Cable TV is my best friend on most rainy Sunday afternoons (except during football season). I love flipping through the channels and filling my head with knowledge, usually from documentaries, informational shows and the like.
One rainy Sunday last week, I came across an episode of “Weird Creatures” a show on Discovery Channel which examines some of the most unusual animals on the planet. Man, I was plugged to the TV. I have always been fascinated by nature, even if it happens to odd or repulsive. This particular episode featured the only poisonous primate in the world – the slow loris.
The slow loris is found across southern Asia and western Indonesia, including certain areas of Bangladesh, Burma, China, Thailand, Malaysia and isolated islands in the Indian Ocean. They generally live high in the trees of tropical rainforests, preferring warm, lowland areas.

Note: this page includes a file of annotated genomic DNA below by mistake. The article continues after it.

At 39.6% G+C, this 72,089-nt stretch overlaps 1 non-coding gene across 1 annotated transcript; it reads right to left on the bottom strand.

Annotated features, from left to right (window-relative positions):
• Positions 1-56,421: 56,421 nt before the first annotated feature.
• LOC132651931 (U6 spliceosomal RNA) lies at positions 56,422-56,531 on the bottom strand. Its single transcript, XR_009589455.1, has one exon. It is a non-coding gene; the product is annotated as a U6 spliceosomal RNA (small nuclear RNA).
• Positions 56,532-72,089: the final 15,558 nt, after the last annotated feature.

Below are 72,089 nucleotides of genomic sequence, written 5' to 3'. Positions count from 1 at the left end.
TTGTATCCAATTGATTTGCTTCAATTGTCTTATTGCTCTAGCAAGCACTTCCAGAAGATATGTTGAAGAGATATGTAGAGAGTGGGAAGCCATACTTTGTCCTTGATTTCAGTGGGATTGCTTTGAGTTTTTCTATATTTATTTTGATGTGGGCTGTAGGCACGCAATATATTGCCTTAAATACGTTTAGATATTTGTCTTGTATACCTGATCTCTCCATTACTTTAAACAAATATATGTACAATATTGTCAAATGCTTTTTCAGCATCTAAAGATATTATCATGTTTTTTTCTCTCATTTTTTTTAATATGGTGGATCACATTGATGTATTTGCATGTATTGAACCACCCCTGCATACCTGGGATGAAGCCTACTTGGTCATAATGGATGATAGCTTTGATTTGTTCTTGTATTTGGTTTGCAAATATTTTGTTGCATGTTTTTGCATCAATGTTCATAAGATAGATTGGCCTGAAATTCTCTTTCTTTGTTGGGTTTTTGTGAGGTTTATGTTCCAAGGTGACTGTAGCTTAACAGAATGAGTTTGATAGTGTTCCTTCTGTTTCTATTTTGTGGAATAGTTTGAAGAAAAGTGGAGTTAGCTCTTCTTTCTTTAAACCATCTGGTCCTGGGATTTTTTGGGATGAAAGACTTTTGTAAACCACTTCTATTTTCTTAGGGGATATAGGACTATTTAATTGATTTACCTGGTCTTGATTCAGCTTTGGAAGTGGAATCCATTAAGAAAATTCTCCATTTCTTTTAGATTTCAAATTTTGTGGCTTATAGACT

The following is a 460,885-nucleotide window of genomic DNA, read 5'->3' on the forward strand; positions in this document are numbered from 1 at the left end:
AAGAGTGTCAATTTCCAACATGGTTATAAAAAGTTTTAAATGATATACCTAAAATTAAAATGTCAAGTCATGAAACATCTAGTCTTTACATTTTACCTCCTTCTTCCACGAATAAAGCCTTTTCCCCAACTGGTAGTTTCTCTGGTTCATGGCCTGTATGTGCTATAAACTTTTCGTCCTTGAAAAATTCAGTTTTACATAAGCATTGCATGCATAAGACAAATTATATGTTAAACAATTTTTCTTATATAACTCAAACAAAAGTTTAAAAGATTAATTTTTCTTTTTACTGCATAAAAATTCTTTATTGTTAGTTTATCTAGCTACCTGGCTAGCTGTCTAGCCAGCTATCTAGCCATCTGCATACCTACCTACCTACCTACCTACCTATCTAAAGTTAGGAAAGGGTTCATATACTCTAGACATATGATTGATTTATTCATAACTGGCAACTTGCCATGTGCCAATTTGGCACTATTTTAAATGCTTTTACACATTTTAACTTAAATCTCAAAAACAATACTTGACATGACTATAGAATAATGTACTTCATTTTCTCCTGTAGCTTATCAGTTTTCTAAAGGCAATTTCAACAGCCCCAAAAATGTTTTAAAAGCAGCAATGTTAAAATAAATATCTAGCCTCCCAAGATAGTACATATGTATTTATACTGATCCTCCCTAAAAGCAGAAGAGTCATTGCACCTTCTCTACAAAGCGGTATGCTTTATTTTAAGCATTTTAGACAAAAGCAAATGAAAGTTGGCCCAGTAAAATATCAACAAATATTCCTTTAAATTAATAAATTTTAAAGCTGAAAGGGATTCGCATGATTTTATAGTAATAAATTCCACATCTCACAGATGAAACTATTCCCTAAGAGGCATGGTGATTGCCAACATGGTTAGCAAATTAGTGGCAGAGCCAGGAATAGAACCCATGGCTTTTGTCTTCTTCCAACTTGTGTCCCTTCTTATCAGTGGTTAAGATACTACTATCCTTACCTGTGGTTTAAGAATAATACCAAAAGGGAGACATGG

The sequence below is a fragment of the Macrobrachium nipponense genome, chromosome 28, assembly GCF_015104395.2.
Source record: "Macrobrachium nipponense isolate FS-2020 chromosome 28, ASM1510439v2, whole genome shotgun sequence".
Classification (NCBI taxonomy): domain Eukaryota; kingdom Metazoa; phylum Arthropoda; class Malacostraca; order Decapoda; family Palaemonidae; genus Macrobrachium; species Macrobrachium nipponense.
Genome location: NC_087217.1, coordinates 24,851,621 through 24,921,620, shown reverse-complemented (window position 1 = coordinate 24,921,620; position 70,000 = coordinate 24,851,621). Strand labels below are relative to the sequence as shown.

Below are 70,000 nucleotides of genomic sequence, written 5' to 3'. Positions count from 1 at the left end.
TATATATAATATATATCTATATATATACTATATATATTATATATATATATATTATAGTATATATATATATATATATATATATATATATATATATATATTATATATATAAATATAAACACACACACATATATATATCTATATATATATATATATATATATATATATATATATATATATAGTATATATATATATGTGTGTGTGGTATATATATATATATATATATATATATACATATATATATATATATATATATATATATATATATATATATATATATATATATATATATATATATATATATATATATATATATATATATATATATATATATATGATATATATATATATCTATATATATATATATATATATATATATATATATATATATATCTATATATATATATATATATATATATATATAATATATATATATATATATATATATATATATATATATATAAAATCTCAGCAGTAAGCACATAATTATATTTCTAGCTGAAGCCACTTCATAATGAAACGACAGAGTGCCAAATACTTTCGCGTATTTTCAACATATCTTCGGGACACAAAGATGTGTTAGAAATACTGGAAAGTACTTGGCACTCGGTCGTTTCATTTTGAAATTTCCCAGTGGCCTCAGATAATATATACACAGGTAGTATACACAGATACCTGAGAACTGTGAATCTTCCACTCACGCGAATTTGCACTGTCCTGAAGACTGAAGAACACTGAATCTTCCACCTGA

The slow loris, which stores its venom in an elbow patch, will suck the venom from the patch and deliver a toxic bite. They are omnivores, and will eat insects, eggs, fruits, tree sap, small birds and reptiles and other vegetation.
Due to their nocturnal lifestyle and restricted access to their habitats, experts aren’t sure how many slow lorises are living in the wild. However, they are often captured in the wild by illegal traders, who will remove their teeth with wire cutters to prevent being bitten. In addition to being prized pets, slow lorises are valued for their fur and use in traditional medicine.